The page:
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And on this side corn-fields; the grain-stalk thick as a reed; the crop level and compact as a green bank. And here, too, is a field of canary-seed of seed grown for London birds in London cages. The farmer shoots the sparrow-the little rustic scoundrel-that, with felonious bill, would carry away one grain sown for, made sacred to, Portman Square canary! We might, perhaps, find a higher parallel to this, did we look with curious eyes about us. Nevertheless, bumpkin sparrow has his world of air to range in; his free loves; and for his nest his ivied wall or hawthorn bush. These, say the worst, are a happy set-off even against a gilt wired cage; sand like diamond dust; unfailing seed, and sugar from even the sweeter lips of lady mistress. Powder and small shot may come upon the sparrow like apoplexy upon an alderman, with the unbolted morsel in its gullet; yet, consider -hath the canary no danger to encounter? Does not prosperity keep a cat?
Well, this idle gossip has brought us within a short distance of Reculvers. Here-so goes the hoary legend-Augustine impressed the first Christian foot upon the English shore, sent hither by good Pope Gregory; no less good that, if the same legend be true, he had a subtle sense of a joke. Christianity, unless historians say what is not, owes somewhat of its introduction into heathen England to a pun. The story is so old that there is not a schoolmaster's dog throughout merry Britain that could not bark it. Nevertheless we will indicate our moral courage by repeating it. Our ink turns red with blushes at the thoughtno matter-for once we will write in our blushes.
Pope Gregory, seeing some white-haired, pink-cheeked boys for sale in the Roman slave-market, asked, who they were? Sunt Angli-they are English, was the response. Non sunt Angli— sed Angeli; they are not English, but angels, was the Papal playfulness. His Holiness then inquired, from what part of England? Deirii, they are Deirians, was the answer. Whereupon the Pope, following up his vein of pleasantry, said, Non Deirii sed De irâ, —not Deirians, but from the anger of the Lord: snatched, as his Holiness indicated, from the vengeance that must always light upon heathenism.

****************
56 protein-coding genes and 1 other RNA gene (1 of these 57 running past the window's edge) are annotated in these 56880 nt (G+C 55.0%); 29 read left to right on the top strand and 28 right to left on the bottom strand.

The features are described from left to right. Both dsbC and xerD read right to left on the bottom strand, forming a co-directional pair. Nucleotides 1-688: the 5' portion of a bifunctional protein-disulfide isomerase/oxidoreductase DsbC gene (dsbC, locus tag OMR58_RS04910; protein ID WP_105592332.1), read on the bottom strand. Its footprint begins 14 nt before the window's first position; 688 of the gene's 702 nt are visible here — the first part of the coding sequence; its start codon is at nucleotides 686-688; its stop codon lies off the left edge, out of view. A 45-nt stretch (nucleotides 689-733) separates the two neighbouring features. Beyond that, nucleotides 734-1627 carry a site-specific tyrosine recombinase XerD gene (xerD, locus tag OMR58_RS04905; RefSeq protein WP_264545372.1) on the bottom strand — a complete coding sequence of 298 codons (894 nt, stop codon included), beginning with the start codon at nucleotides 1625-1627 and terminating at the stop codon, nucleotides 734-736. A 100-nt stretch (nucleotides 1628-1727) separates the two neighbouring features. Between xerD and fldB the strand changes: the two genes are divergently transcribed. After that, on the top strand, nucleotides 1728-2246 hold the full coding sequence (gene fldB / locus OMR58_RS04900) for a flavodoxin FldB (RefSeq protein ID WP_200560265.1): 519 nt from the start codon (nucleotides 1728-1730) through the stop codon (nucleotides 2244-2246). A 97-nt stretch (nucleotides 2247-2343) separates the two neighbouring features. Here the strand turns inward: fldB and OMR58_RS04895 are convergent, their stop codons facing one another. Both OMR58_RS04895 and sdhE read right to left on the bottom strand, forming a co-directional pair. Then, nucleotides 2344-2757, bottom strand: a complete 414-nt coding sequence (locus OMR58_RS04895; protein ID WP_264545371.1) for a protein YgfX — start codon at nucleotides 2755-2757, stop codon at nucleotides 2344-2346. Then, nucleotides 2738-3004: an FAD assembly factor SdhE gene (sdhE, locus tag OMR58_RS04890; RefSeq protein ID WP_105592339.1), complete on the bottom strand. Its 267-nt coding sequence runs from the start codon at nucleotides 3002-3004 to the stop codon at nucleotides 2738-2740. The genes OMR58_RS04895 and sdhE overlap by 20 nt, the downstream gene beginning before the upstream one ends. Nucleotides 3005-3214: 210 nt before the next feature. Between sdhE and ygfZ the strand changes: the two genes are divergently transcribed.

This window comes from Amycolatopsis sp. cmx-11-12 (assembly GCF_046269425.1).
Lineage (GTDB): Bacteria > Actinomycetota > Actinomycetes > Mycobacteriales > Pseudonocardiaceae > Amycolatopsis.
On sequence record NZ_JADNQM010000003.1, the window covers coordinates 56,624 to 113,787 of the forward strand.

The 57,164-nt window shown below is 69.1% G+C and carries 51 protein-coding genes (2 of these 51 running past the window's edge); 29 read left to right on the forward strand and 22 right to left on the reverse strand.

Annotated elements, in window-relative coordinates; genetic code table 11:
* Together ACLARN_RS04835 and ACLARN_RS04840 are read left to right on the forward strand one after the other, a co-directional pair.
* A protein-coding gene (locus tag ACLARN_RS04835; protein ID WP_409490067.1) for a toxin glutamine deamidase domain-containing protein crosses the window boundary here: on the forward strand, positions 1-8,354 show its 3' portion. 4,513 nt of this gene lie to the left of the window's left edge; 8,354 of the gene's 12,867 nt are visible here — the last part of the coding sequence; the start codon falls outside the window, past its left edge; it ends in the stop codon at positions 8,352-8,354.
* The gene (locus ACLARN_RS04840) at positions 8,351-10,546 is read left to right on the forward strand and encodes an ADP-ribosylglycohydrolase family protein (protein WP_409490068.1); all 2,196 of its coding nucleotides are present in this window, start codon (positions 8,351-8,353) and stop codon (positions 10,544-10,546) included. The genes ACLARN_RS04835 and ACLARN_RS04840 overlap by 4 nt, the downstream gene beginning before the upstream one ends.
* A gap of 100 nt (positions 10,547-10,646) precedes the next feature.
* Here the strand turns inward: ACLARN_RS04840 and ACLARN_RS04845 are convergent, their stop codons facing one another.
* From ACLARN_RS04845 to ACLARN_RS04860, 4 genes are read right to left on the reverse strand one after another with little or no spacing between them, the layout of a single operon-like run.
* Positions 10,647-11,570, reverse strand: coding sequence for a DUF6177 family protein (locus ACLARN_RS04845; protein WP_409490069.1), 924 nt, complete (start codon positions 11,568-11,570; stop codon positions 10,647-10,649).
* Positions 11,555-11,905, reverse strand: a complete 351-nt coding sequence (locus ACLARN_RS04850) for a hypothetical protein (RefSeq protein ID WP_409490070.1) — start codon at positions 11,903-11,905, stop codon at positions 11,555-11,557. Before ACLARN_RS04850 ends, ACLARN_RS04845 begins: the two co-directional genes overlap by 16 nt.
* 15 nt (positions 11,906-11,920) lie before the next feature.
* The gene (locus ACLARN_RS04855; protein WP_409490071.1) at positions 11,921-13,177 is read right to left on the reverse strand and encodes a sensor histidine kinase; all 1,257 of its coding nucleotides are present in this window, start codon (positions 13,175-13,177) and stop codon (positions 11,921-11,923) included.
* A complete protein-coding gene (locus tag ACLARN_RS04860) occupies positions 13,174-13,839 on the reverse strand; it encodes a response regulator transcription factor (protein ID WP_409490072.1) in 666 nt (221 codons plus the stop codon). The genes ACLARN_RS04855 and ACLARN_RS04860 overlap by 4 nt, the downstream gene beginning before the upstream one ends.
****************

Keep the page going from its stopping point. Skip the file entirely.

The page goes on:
This grey-haired story, like the gray hairs of Nestor, is preg.
nant with practical wisdom. Let us imagine Pope Gregory to have been a dull man; even for a Pope a dull man. Let us allow that his mind had not been sufficiently comprehensive to take within its circle the scattered lights of intelligence which, brought into a focus, make a joke. Suppose, in a word, that the Pope had had no ear for a pun? Saint Augustine might still have watched the bubbles upon Tiber, and never have been sea-sick on his English voyage.
What does this prove? What does this incident preach with a thunder-tongue? Why, the necessity, the vital necessity, of advancing no man to any sort of dignity who is not all alive as an eel to a joke. We are convinced of it. The world will never be properly ruled until jests entirely supersede the authority of Acts of Parliament. As it is, the acts are too frequently the jests, without the fun.
We are now close to Reculvers. There, reader, there where you see that wave leaping up to kiss that big white stone-that is the very spot where St. Augustine put down the sole of his Catholic foot. If it be not, we have been misinformed, and cheated of our money; we can say no more.